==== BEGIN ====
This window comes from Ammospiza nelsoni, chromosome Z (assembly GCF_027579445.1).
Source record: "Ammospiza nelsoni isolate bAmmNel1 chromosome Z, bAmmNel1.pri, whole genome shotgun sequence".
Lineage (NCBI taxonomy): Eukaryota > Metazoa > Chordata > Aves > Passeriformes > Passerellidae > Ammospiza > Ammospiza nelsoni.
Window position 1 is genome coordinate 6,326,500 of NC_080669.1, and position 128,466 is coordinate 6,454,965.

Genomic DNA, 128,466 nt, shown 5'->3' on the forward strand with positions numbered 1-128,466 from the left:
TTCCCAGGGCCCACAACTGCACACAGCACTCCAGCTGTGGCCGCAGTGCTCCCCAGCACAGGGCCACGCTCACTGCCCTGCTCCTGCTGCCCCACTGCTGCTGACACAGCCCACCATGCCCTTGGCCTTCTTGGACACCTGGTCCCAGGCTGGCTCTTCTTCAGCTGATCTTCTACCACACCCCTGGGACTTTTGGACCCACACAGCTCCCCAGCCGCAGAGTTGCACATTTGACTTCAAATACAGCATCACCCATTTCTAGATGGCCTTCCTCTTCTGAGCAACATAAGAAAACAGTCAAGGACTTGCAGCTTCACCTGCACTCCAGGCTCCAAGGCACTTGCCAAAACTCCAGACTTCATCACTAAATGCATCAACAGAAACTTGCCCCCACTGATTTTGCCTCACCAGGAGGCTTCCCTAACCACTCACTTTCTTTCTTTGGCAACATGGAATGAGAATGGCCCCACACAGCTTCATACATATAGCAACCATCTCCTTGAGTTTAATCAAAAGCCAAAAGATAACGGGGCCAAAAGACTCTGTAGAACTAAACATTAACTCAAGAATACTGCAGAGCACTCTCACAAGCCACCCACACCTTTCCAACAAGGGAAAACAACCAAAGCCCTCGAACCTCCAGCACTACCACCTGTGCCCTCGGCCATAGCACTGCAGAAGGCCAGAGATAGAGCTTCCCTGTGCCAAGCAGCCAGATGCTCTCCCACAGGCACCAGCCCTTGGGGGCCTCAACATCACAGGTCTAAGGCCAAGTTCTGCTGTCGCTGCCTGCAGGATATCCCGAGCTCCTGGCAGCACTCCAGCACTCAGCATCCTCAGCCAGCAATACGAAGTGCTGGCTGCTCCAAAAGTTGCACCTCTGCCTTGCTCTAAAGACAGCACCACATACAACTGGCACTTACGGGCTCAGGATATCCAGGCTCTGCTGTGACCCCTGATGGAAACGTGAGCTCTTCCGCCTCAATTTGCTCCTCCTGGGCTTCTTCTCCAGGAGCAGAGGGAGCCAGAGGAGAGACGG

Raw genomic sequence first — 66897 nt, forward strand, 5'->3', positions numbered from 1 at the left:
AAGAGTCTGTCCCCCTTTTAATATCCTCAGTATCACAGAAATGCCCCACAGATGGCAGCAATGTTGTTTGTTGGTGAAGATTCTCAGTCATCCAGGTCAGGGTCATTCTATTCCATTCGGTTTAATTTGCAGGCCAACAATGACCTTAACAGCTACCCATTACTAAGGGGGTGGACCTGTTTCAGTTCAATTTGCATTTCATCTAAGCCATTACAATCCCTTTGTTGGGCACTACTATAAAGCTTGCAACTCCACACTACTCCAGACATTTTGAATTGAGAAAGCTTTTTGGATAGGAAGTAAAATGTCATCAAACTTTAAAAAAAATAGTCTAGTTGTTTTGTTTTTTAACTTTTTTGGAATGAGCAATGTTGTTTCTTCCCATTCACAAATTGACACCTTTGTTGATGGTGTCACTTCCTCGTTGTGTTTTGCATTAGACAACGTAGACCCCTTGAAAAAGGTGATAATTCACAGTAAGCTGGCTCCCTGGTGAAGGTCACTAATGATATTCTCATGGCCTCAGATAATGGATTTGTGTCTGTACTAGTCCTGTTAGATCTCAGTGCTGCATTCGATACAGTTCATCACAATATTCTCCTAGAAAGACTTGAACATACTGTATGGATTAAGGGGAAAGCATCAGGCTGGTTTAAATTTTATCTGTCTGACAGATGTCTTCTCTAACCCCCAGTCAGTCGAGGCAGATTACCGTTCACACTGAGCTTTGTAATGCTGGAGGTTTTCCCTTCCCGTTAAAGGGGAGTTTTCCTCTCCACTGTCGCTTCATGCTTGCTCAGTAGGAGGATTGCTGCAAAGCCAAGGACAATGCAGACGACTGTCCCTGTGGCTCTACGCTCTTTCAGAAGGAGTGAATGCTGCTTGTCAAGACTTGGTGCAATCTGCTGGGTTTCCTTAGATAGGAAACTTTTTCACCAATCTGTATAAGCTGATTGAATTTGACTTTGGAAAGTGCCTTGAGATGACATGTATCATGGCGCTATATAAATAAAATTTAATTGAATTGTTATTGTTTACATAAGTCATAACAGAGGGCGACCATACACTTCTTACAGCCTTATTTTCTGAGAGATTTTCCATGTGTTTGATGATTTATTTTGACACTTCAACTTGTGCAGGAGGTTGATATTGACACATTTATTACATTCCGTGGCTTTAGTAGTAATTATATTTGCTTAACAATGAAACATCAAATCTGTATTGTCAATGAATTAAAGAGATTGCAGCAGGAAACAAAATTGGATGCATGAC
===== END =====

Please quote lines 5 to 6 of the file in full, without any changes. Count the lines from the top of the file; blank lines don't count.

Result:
Genomic DNA, 128,466 nt, shown 5'->3' on the forward strand with positions numbered 1-128,466 from the left:
TTCCCAGGGCCCACAACTGCACACAGCACTCCAGCTGTGGCCGCAGTGCTCCCCAGCACAGGGCCACGCTCACTGCCCTGCTCCTGCTGCCCCACTGCTGCTGACACAGCCCACCATGCCCTTGGCCTTCTTGGACACCTGGTCCCAGGCTGGCTCTTCTTCAGCTGATCTTCTACCACACCCCTGGGACTTTTGGACCCACACAGCTCCCCAGCCGCAGAGTTGCACATTTGACTTCAAATACAGCATCACCCATTTCTAGATGGCCTTCCTCTTCTGAGCAACATAAGAAAACAGTCAAGGACTTGCAGCTTCACCTGCACTCCAGGCTCCAAGGCACTTGCCAAAACTCCAGACTTCATCACTAAATGCATCAACAGAAACTTGCCCCCACTGATTTTGCCTCACCAGGAGGCTTCCCTAACCACTCACTTTCTTTCTTTGGCAACATGGAATGAGAATGGCCCCACACAGCTTCATACATATAGCAACCATCTCCTTGAGTTTAATCAAAAGCCAAAAGATAACGGGGCCAAAAGACTCTGTAGAACTAAACATTAACTCAAGAATACTGCAGAGCACTCTCACAAGCCACCCACACCTTTCCAACAAGGGAAAACAACCAAAGCCCTCGAACCTCCAGCACTACCACCTGTGCCCTCGGCCATAGCACTGCAGAAGGCCAGAGATAGAGCTTCCCTGTGCCAAGCAGCCAGATGCTCTCCCACAGGCACCAGCCCTTGGGGGCCTCAACATCACAGGTCTAAGGCCAAGTTCTGCTGTCGCTGCCTGCAGGATATCCCGAGCTCCTGGCAGCACTCCAGCACTCAGCATCCTCAGCCAGCAATACGAAGTGCTGGCTGCTCCAAAAGTTGCACCTCTGCCTTGCTCTAAAGACAGCACCACATACAACTGGCACTTACGGGCTCAGGATATCCAGGCTCTGCTGTGACCCCTGATGGAAACGTGAGCTCTTCCGCCTCAATTTGCTCCTCCTGGGCTTCTTCTCCAGGAGCAGAGGGAGCCAGAGGAGAGACGG